The Jobs Crisis

CIO INSIGHT: How do you view globalization and the concern Americans have for their jobs?

BHAGWATI: My view differs from Tom Friedman [New York Times foreign-affairs columnist and author of The World is Flat: A Brief History of the Twenty-First Century]. He basically argues that the rise of India and China is so dramatic in terms of skills that we're competing with people who have equal knowledge but lower wages.

And even though he's a pro-globalization guy, by talking in these terms and saying there's a flat road, he's essentially saying that India and China are coming down that flat road, so you'd better get yourself a shield and armor. He's basically celebrating the rise of these countries, because he's not an anti-globalization guy, but he's also telling us to wake up, because otherwise our jobs are going to disappear.

I think Tom is fundamentally wrong. He listens to people like my friend Nandan Nilekani, CEO of Infosys. Nilekani is a very smart guy, but he flexes his muscles—much like Popeye, except Popeye does it on spinach and Nilekani does it on IT. Nilekani says, "We can do anything the Americans can do." Now that's true, but that's not the same thing as saying Indians will do everything the Americans can do. That's a separate economic proposition.

The developed countries still retain a huge comparative advantage. Let's look at outsourcing. What we now have, actually, is large numbers of low-value jobs being transacted on the Internet. Outsourcing of services is really the same thing as buying anything from outside—manufacturing components, for instance—but that's traditional trade.

So if I start complaining about that, I'm really complaining about trade. And then there's the issue of protectionism—that inward-looking point of view that hurts India like hell—which is against taking advantage of trade. So that's not what we should think about.

Senator John Kerry also mixed it up when he talked during the presidential campaign about people just pulling up a plant from Nantucket and taking it to Nairobi. Well, that's part of the whole foreign-investment issue. You'd have to be really paranoid to think that the U.S. is losing from foreign investment. We attract almost as much as we send out.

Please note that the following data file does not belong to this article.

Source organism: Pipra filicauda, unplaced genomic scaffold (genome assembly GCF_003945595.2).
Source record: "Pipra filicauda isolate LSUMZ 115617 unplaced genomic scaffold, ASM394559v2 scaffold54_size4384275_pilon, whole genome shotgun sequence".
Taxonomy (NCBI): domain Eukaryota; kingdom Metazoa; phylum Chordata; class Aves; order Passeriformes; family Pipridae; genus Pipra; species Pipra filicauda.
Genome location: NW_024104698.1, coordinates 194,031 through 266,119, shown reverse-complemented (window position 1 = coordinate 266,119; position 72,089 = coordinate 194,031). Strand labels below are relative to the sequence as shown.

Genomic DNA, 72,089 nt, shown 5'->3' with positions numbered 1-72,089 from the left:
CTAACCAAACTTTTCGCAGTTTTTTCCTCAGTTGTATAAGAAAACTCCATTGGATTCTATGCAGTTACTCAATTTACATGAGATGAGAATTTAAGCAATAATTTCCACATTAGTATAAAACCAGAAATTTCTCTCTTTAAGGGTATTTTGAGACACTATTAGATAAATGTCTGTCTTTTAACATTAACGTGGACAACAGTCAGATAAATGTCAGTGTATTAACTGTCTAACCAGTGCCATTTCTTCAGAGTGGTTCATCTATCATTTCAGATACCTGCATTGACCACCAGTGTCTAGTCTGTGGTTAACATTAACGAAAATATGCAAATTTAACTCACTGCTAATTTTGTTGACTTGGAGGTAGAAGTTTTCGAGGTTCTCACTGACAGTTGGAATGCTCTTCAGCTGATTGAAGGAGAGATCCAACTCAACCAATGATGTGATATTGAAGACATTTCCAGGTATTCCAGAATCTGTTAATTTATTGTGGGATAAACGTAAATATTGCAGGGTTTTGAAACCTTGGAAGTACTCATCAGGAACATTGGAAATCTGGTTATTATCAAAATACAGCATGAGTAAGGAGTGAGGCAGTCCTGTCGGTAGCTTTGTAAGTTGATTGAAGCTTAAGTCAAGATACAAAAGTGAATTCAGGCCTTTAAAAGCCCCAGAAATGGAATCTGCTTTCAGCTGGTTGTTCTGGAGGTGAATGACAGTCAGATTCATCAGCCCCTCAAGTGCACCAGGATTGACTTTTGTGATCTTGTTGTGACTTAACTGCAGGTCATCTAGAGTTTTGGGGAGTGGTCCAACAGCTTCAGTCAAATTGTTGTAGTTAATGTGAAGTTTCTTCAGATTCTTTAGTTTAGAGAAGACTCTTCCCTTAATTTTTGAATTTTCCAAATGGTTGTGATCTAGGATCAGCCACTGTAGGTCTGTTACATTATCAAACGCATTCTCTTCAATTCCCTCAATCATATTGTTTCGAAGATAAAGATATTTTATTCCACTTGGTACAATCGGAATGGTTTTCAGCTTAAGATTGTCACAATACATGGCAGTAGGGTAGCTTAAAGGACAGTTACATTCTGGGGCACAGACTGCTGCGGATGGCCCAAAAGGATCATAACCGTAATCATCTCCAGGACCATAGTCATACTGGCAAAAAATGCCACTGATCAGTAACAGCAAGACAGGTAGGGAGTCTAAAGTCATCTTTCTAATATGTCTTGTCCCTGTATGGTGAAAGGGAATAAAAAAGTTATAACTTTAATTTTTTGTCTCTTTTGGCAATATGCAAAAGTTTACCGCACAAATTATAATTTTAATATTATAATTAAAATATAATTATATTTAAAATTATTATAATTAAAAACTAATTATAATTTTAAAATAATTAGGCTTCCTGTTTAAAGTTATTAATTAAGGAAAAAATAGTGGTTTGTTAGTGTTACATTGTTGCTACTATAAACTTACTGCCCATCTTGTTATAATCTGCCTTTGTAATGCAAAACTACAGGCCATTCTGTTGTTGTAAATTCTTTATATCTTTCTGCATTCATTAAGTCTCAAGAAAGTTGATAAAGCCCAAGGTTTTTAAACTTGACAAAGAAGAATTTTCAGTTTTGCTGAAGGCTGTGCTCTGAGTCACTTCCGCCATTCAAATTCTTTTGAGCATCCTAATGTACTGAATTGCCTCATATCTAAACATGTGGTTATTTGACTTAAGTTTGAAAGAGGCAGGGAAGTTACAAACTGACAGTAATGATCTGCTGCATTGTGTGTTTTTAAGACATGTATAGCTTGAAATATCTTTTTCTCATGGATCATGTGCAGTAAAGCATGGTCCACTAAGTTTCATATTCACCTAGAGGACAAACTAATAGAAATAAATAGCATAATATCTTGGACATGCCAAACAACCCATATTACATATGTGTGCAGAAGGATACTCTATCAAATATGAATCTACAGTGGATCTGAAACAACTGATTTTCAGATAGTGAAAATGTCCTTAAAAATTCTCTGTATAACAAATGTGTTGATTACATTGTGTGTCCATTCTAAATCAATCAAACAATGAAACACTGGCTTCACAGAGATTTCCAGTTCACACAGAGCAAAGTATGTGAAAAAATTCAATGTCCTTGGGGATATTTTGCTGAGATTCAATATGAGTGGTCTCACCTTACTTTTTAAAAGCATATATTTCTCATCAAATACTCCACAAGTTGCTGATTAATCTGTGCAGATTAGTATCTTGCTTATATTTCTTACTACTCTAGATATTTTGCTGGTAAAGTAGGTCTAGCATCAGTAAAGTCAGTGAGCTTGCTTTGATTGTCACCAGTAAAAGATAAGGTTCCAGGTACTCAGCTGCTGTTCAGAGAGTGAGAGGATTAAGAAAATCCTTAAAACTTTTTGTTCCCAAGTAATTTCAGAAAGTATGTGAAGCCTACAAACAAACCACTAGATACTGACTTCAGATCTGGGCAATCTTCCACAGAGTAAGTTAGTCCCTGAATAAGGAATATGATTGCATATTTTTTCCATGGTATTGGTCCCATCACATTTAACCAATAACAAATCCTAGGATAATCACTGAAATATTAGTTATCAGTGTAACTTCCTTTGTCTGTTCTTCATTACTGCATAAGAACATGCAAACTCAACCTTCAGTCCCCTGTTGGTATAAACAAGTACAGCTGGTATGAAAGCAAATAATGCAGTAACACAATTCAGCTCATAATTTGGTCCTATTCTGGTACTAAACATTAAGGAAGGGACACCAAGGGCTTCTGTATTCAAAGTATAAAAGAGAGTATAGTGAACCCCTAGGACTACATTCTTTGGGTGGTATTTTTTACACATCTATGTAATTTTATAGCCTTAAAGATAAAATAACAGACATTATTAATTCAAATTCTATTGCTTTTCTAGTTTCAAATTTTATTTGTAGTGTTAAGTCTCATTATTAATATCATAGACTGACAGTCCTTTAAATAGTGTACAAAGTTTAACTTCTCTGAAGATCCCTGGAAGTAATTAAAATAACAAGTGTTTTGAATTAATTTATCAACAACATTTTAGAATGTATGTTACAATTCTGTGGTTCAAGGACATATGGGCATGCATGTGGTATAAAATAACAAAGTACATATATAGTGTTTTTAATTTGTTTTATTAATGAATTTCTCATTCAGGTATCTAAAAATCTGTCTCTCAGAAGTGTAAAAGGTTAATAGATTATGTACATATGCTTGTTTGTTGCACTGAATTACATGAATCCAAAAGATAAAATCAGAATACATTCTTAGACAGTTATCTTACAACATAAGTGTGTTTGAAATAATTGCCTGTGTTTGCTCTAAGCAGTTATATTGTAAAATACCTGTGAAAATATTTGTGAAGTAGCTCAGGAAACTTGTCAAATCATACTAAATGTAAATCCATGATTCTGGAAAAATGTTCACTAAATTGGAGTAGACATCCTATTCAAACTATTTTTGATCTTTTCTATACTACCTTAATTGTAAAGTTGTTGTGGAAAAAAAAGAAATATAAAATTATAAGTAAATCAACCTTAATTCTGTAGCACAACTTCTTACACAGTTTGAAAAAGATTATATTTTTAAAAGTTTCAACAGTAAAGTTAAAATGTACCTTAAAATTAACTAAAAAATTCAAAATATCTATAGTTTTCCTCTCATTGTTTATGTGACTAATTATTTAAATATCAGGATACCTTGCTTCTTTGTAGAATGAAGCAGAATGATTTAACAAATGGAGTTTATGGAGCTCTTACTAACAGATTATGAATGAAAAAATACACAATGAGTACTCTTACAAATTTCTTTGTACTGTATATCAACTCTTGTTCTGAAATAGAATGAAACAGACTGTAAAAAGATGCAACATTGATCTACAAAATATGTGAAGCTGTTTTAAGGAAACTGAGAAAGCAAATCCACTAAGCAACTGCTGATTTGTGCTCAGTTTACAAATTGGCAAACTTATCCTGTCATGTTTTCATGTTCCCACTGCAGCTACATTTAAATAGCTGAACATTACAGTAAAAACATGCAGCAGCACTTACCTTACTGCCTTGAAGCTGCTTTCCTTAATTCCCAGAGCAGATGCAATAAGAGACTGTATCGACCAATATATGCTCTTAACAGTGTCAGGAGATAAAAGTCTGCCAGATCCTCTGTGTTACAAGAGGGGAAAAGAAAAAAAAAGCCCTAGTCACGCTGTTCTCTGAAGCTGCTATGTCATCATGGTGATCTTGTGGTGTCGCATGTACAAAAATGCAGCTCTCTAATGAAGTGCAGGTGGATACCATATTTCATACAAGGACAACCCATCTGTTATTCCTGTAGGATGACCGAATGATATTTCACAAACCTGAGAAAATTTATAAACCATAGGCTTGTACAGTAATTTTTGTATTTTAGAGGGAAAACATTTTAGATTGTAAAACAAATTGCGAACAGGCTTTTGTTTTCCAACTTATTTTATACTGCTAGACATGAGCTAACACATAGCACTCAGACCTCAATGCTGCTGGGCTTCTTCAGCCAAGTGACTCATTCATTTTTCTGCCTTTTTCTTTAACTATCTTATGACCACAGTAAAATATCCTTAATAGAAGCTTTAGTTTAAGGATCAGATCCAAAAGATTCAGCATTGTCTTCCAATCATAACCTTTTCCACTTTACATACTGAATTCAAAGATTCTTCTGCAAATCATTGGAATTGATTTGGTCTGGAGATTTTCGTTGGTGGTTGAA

A lot of what we send out is to the poor countries. A lot of what we get is really high-value investments from places like Germany. If you go down Interstate 95 in South Carolina, there's a lot of German investment. That particular segment of Interstate 95, I'm told, is now called the Autobahn. The Germans have really lifted it up. And there are lots of examples like that.

The reason why outsourcing has become a big issue is because jobs that involve not just working with your brawn but also with your brains—semiskilled work such as call-center services, back-office operations, typing things up—can now be done elsewhere. Kinko's will actually take things to be typed to India. And people in India can call people in U.S. nursing homes ("Mr. Schwartz, it's time for your Lipitor") for 25 cents a call. That would cost $2.50 here. There would be no such job here. Mr. Schwartz would just not take his Lipitor and die.

It's important to remember that some jobs are just gone. It's not that they've been transferred elsewhere; they're just gone because they're too expensive here.

That is where a whole lot of low-value, low-wage jobs are going, and that is adding to our consumer satisfaction in many ways. That is international trade in developing countries' favor. But against that, we have large numbers of high-value jobs being created here. There's no need to panic about the rise of India and China, because there's going to be a lot of trade, and both sides are going to win.

This article was originally published on 03-06-2006
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